Offline CliffordK

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(That's true of rockets as well, but there's something sneaky going on, so I'll leave with you the puzzle of how rockets are able to give the same acceleration independent of speed, with the same propellant and the same propellant burn rate.)
I saw a discussion about moving reference frames with rockets, however, I'm not convinced it is different.

One of the things about "conventional rockets" is that they have an extraordinary change in mass.
The Saturn V takeoff weight was about 7 million pounds, with about 70 thousand pound spacecraft modules (or about 1%, which is rather large).
 

Offline wolfekeeper

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But, perhaps one could design a straighter track, the equivalent length of the diameter of Jupiter
Perhaps you could stick it in solar orbit and make it the radius of Earth's orbit (or Jupiter but Earth's is big enough to start with.)

If so, I make it about 380km/s.

I think it would have to be about 72,000 km long, which isn't too bad.
« Last Edit: 01/02/2012 22:15:11 by wolfekeeper »
 

Offline CliffordK

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Yes,
An exercise for another day.

What would it take to mine all the high density material out of Jupiter, its moons, and all the Trojans and Greeks, and make it into a ring or partial ring in its own orbit.

Or, perhaps doing the conversion with Saturn or Neptune.

Also, for a circular track, is the length of track dependent on acceleration (10G, 100G, 1000G), assuming maximum forward acceleration and maximum centrifugal/centripetal acceleration?

Would one wish to combine rearward and centrifugal acceleration vectors?  Or just realize that if the centrifugal and rearward acceleration vectors were equal, the true vector would follow a right triangle, 1,1,sqrt(2).

I suppose another thing to consider.

Say one put a track in orbit around the sun.  If it was in a tangential orbit, one would get a curve.  However, would it be possible to put a long track into its own perpendicular orbit around the sun (somewhat like the space elevator idea).  Or would it always rotate around its center of mass back into a tangential orbit?  Maybe consider it like a tidally locked planet, with the greater mass towards  the sun.  Or, maybe one could put it in a very slow spin, so periodically it would become perpendicular.  Could one achieve a straighter track at some point in its spin?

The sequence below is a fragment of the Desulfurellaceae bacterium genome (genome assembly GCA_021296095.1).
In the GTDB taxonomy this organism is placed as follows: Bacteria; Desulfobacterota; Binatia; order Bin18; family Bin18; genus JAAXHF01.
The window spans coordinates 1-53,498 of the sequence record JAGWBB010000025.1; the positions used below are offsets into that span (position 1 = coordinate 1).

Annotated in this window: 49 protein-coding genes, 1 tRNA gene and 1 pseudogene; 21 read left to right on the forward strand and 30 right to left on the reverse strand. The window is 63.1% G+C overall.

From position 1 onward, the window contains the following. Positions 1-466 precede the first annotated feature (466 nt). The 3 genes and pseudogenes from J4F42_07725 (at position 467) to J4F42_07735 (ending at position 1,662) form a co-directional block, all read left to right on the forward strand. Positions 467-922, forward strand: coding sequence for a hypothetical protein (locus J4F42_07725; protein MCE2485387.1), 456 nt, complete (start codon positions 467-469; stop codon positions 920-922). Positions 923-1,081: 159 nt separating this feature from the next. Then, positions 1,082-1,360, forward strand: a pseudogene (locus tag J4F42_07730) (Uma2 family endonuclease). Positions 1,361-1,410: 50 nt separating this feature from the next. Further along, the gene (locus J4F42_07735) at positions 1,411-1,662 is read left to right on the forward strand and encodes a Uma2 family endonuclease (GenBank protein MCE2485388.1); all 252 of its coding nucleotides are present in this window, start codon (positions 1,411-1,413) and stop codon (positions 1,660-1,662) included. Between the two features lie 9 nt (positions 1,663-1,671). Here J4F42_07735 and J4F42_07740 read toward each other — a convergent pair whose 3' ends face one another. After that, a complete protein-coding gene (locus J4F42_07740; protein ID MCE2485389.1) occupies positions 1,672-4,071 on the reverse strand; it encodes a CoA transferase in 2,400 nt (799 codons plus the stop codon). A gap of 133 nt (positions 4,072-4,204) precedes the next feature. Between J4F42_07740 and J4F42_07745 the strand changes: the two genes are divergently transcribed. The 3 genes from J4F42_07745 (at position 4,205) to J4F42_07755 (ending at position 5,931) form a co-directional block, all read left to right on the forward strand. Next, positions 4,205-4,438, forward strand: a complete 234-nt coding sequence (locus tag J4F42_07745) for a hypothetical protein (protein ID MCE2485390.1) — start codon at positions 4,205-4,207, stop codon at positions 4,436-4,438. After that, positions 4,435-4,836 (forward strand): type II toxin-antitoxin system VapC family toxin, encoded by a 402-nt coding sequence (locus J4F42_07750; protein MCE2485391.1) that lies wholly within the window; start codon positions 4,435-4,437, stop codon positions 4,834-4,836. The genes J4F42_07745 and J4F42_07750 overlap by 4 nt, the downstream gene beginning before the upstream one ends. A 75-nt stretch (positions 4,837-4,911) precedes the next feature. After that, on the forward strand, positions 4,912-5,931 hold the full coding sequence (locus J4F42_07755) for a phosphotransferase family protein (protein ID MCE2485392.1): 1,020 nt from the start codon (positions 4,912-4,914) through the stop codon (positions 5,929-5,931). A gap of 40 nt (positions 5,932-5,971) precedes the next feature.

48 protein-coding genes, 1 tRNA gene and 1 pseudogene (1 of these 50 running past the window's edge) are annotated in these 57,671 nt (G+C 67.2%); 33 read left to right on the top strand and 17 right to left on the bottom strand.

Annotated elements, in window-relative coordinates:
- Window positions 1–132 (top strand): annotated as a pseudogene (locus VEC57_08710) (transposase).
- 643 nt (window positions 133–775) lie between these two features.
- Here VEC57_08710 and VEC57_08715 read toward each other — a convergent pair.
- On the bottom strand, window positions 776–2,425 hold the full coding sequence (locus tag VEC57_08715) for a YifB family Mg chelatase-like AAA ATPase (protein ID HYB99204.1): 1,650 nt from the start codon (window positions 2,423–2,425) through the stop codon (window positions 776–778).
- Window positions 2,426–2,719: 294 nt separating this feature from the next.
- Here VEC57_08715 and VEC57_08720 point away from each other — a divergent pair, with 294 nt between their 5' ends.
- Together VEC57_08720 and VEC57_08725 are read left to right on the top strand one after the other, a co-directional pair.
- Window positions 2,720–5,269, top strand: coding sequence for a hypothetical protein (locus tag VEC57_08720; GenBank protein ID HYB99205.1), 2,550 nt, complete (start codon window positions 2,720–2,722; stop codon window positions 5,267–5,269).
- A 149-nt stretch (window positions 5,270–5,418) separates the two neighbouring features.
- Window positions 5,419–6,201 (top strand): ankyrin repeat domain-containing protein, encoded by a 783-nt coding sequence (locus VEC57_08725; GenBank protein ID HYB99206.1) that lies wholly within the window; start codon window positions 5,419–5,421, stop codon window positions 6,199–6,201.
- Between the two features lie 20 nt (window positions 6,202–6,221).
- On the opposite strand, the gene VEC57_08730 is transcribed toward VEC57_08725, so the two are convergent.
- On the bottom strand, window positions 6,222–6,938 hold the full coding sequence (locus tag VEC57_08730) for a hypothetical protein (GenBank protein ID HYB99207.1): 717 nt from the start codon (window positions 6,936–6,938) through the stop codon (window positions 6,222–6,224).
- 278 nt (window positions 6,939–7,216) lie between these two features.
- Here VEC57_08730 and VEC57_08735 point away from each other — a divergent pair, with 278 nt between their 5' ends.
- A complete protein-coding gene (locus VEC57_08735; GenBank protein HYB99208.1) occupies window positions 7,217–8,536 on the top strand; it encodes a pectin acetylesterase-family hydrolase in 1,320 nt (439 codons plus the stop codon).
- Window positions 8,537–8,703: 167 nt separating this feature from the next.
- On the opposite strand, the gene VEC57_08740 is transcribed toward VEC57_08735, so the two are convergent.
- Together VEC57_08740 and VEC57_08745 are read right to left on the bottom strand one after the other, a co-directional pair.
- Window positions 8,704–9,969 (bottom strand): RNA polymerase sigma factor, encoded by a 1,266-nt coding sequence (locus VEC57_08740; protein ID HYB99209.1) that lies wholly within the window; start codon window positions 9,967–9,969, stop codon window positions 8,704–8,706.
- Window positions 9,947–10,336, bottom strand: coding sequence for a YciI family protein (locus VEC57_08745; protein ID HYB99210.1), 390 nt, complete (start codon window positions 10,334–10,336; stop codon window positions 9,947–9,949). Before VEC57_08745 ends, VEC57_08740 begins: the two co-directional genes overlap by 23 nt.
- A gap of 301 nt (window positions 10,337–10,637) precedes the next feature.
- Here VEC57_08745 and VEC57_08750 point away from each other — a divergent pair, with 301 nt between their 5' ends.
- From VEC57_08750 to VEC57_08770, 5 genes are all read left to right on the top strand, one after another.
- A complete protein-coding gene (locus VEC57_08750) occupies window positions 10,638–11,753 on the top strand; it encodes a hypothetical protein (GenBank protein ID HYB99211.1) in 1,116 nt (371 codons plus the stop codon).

Offline wolfekeeper

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Say one put a track in orbit around the sun.  If it was in a tangential orbit, one would get a curve.  However, would it be possible to put a long track into its own perpendicular orbit around the sun (somewhat like the space elevator idea).  Or would it always rotate around its center of mass back into a tangential orbit?  Maybe consider it like a tidally locked planet, with the greater mass towards  the sun.  Or, maybe one could put it in a very slow spin, so periodically it would become perpendicular.  Could one achieve a straighter track at some point in its spin?
Yes, you could put it at a solar L1 or L2 lagrange point perhaps (or possibly L4/5).
 

Offline wolfekeeper

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The trick with these things is to make them really light, so that you can actually build and launch it.

The other trick is to design it to not vaporise the payload; if you have even a teeny tiny fraction of energy being coupled into the payload, the payload won't make it to the end of the track, so essentially all of the waste heat has to be in the track, where it can be dealt with.

So the track has to be really smooth.
 

Offline CliffordK

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However, would it be possible to put a long track into its own perpendicular orbit around the sun (somewhat like the space elevator idea). 
Yes, you could put it at a solar L1 or L2 Lagrange point
I'm not sure I'd hire you as an engineer...

A perpendicular orbit in L1 would blast the probe either into the sun, or into the Earth...  So, I'd probably choose a different position for it.  I suppose it wouldn't take more than a degree or so to miss the Earth & Sun, but I think I'd choose a different location to put the accelerator.

If the goal was to power the launches with solar energy, L2 does receive some solar energy, but it is significantly less than other locations. 

L4&L5 might be a good place to put it in a slow spin.  Could one power the rotation with a non-particle energy such as a solar sail, or solar magnetic power?
 

Offline wolfekeeper

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Well, at the very least, if you fired directly towards the Sun it would miss. ::)